Lithium-sulfur batteries have been a hot topic in battery research because of their ability to produce up to 10 times more energy than conventional batteries, which means they hold great promise for applications in energy-demanding electric vehicles.
However, there have been fundamental road blocks to commercializing these sulfur batteries. One of the main problems is the tendency for lithium and sulfur reaction products, called lithium polysulfides, to dissolve in the battery’s electrolyte and travel to the opposite electrode permanently. This causes the battery’s capacity to decrease over its lifetime.
Researchers in the Bourns College of Engineering at the University of California, Riverside have investigated a strategy to prevent this “polysulfide shuttling” phenomenon by creating nano-sized sulfur particles, and coating them in silica (SiO2), otherwise known as glass.
The work is outlined in a paper, “SiO2 – Coated Sulfur Particles as a Cathode Material for Lithium-Sulfur Batteries,” just published online in the journal Nanoscale. In addition, the researchers have been invited to submit their work for publication in the Graphene-based Energy Devices special themed issue in RSC Nanoscale.
Ph.D. students in Cengiz Ozkan’s and Mihri Ozkan’s research groups have been working on designing a cathode material in which silica cages “trap” polysulfides having a very thin shell of silica, and the particles’ polysulfide products now face a trapping barrier – a glass cage. The team used an organic precursor to construct the trapping barrier.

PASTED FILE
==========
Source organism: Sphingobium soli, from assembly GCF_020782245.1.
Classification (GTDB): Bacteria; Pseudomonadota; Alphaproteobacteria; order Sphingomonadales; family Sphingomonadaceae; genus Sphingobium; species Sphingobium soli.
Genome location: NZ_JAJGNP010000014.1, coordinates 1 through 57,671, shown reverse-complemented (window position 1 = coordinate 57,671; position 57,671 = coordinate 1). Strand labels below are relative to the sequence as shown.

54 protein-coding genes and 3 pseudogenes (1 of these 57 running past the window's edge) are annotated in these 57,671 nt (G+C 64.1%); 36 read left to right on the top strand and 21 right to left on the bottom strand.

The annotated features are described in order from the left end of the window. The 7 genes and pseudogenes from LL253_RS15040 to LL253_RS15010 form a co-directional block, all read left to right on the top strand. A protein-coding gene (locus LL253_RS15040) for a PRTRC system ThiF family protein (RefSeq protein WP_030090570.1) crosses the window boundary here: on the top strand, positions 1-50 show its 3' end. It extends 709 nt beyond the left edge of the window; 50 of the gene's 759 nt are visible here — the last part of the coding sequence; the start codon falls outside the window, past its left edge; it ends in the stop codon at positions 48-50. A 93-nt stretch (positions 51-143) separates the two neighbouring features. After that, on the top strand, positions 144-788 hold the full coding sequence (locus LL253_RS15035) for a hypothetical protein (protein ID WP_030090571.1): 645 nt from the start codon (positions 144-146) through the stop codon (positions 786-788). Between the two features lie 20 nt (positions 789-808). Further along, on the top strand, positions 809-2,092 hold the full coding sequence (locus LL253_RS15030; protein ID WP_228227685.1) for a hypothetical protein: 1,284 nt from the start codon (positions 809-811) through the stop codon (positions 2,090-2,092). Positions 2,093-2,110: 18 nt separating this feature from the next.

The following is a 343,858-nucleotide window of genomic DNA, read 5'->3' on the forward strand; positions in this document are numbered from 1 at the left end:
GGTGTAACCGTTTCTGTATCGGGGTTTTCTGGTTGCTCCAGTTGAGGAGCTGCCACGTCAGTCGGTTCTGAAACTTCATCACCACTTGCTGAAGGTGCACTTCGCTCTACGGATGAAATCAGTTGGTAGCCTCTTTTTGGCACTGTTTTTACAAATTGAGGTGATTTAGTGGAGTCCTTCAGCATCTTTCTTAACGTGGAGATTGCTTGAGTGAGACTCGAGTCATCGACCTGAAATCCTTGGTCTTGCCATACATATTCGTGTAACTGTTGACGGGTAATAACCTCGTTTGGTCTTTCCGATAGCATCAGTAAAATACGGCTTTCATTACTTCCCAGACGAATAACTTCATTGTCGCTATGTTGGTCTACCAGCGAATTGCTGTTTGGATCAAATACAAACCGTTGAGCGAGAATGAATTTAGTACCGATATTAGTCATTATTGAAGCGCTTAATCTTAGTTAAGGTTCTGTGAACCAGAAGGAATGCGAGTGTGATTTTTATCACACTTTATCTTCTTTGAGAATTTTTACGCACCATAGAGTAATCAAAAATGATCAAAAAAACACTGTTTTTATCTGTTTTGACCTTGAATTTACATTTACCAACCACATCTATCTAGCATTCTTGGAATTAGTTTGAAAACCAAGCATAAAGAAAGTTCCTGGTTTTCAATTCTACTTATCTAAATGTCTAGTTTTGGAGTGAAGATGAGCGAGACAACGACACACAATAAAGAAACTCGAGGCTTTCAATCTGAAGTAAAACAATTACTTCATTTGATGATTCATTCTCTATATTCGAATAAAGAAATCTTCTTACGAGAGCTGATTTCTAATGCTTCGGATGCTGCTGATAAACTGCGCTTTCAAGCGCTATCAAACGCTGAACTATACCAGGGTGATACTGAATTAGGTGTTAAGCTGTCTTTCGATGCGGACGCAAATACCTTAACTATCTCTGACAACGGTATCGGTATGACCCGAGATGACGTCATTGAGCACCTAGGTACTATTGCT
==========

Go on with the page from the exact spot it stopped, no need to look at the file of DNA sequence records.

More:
“Our biggest challenge was to optimize the process to deposit SiO2 – not too thick, not too thin, about the thickness of a virus”, Mihri Ozkan said.
Graduate students Brennan Campbell, Jeffrey Bell, Hamed Hosseini Bay, Zachary Favors, and Robert Ionescu found that silica-caged sulfur particles provided a substantially higher battery performance, but felt further improvement was necessary because of the challenge with the breakage of the SiO2 shell.
“We have decided to incorporate mildly reduced graphene oxide (mrGO), a close relative of graphene, as a conductive additive in cathode material design, to provide mechanical stability to the glass caged structures”, Cengiz Ozkan said.
The new generation cathode provided an even more dramatic improvement than the first design, since the team engineered both a polysulfide-trapping barrier and a flexible graphene oxide blanket that harnesses the sulfur and silica together during cycling.
“The design of the core-shell structure essentially builds in the functionality of polysulfide surface-adsorption from the silica shell, even if the shell breaks”, Brennan Campbell said. “Incorporation of mrGO serves the system well in holding the polysulfide traps in place. Sulfur is similar to oxygen in its reactivity and energy yet still comes with physical challenges, and our new cathode design allows sulfur to expand and contract, and be harnessed.”
The work was funded by the Winston Chung Global Energy Center at UC Riverside.